It is not very often you will hear former Queensland captain Trevor Gillmeister have a kind word to say about a former NSW State of Origin opponent.
But with the Broncos’ new assistant coaches, Gilly is happy to make not one, but two, exceptions.
As the Broncos start the long road back from their embarrassing wooden-spoon season from hell in 2020 under new coach Kevin Walters, Gillmeister says the club has the right men in place to help with the rebuild in assistant coaches John Cartwright and Terry Matterson.
Cartwright and Matterson are both legends of the game in their own right, with decorated playing careers before successful stints as coaches, and despite both being Blues, have strong connections to Queensland football.
Cartwright won a premiership with the Panthers in 1991, and played eight Origin games for the Blues between 1989 and 1992.
He went on to become the inaugural head coach of the Titans in 2007, before winning a premiership as assistant coach at the Cowboys in 2015, before joining Manly as assistant coach.
Matterson was in the first-ever Broncos team in 1988, scoring 24 points as Brisbane beat defending champions Manly in their debut premiership match.
Matterson won two titles as part of the Broncos’ legendary 1992 and 1993 premiership teams, and played one Origin game for the Blues in 1989.
After hanging up the boots, he spent seven years as head coach of Castleford in England, before coming back to Australia and spending time as assistant coach at the Cowboys and Titans.
Gillmeister say the Broncos have the right people in place to lift them out of the doldrums in Walters, Cartwright and Matterson.
“Kevvie will be great for the Broncos, and rebuilding what they have let slide in recent years, and he couldn’t have two better blokes alongside him than Carty and Box,” Gillmeister said.
“They are good fellas, and know their stuff.
“Carty has been a head coach for a long time, and I know he was very close to getting the main job with the Cowboys, because they thought so much of him and the work he did up there when they won the premiership with Paul Green as coach and Carty as his assistant.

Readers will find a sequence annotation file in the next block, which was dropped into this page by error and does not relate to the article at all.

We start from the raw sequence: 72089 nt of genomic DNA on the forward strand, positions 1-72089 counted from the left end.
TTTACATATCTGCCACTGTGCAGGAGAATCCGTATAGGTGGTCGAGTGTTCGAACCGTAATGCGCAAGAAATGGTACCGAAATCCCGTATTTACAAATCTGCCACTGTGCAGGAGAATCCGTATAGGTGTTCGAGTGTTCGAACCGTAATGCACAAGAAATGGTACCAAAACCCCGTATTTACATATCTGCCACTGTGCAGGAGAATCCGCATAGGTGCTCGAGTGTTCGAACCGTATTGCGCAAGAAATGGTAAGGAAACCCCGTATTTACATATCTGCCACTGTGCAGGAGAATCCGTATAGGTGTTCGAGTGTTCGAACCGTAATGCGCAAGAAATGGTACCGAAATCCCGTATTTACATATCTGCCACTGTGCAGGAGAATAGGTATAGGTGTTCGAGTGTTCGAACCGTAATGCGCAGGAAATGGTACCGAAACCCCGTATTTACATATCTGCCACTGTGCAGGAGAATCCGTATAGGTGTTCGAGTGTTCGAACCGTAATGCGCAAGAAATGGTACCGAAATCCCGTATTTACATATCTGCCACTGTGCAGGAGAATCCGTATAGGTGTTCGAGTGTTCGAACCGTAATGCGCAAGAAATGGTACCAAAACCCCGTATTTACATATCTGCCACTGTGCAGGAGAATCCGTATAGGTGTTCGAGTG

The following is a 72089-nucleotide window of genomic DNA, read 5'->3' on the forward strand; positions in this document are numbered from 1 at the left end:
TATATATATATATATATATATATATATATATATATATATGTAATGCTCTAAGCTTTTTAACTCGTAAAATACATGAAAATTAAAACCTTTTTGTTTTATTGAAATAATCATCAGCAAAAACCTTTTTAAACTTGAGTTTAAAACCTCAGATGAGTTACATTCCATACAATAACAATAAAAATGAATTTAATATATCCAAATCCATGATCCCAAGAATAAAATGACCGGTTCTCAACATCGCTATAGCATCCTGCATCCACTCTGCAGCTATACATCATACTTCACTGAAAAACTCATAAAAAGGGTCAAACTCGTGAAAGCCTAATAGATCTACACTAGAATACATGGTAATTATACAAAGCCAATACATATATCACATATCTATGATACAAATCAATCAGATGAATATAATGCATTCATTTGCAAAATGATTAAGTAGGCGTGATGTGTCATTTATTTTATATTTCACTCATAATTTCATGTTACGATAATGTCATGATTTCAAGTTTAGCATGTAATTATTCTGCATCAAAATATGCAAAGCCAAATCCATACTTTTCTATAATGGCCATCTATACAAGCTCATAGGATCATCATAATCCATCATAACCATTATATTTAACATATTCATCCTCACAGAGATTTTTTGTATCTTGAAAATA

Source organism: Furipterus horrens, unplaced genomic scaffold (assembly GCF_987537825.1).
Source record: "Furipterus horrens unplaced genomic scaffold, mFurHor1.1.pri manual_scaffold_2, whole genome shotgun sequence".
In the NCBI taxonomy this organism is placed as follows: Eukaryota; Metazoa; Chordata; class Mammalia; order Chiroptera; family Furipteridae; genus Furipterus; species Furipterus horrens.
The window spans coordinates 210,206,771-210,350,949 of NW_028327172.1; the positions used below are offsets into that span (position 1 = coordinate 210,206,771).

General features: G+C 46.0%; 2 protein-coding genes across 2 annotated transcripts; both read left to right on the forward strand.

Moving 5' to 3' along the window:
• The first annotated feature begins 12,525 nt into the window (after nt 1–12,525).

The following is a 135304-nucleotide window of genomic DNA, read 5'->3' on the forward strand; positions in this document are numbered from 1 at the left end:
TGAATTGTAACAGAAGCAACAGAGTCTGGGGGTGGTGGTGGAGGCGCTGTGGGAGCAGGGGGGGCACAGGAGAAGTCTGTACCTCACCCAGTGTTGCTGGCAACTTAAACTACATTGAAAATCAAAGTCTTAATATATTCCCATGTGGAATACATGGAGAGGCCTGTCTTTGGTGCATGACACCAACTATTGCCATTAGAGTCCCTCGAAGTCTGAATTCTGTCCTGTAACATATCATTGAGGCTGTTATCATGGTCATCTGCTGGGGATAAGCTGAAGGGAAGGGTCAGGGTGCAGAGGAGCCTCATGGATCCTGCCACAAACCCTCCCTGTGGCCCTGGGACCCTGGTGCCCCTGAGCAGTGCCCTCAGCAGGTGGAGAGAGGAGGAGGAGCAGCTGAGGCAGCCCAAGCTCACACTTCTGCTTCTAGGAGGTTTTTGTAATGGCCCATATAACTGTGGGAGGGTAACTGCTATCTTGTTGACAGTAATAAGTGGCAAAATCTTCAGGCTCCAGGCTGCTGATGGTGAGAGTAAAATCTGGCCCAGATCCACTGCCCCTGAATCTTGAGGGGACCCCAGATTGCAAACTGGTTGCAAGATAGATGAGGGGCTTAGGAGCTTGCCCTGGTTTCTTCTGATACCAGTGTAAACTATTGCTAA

“Box has been a head coach himself overseas and had good success.
“He has obviously been involved in Brisbane’s junior program as well with his involvement with Easts, and I think that is a great move for him because he will know everything about the club having worked with the kids at the grassroots level all the way up.
“Box was a part of the Broncos from Day 1 of the club back in 1988. So he knows as much as anyone what is needed to rebuild the place. He and Carty will work well together and bounce off each other really well.”
Gillmeister’s admiration for both men is obvious, but he revealed a little-known anecdote that encapsulates his long-term respect for his good friend Cartwright.
“This will show you how much I think of Carty as a bloke: During my playing career, he was the only bloke that I ever swapped a jersey with,” Gillmeister said.
“I just liked him as a player when I went up against him. He didn’t carry on, he was hard, he did his job and he did it very well. He was also a great player.
“I only ever swapped one jersey in my whole career, and that was with Carty. You wouldn’t believe it, we ended up as great mates and obviously worked together for a while there at the Titans as well.
“His was the only Blue jersey I ever swapped with. I didn’t want any more.
“Carty has been around long enough now, and has built up so much experience at the Titans, the Cowboys, and then Manly. He has had his finger on the pulse for a long time.
“I think they have a good mix of personalities there, and plenty of footy smarts to start to turn the place around.
“But look, at the end of the day, the coaches can only do so much. They have a lot of work ahead of them to turn their roster around. That is not something that is going to be fixed overnight.”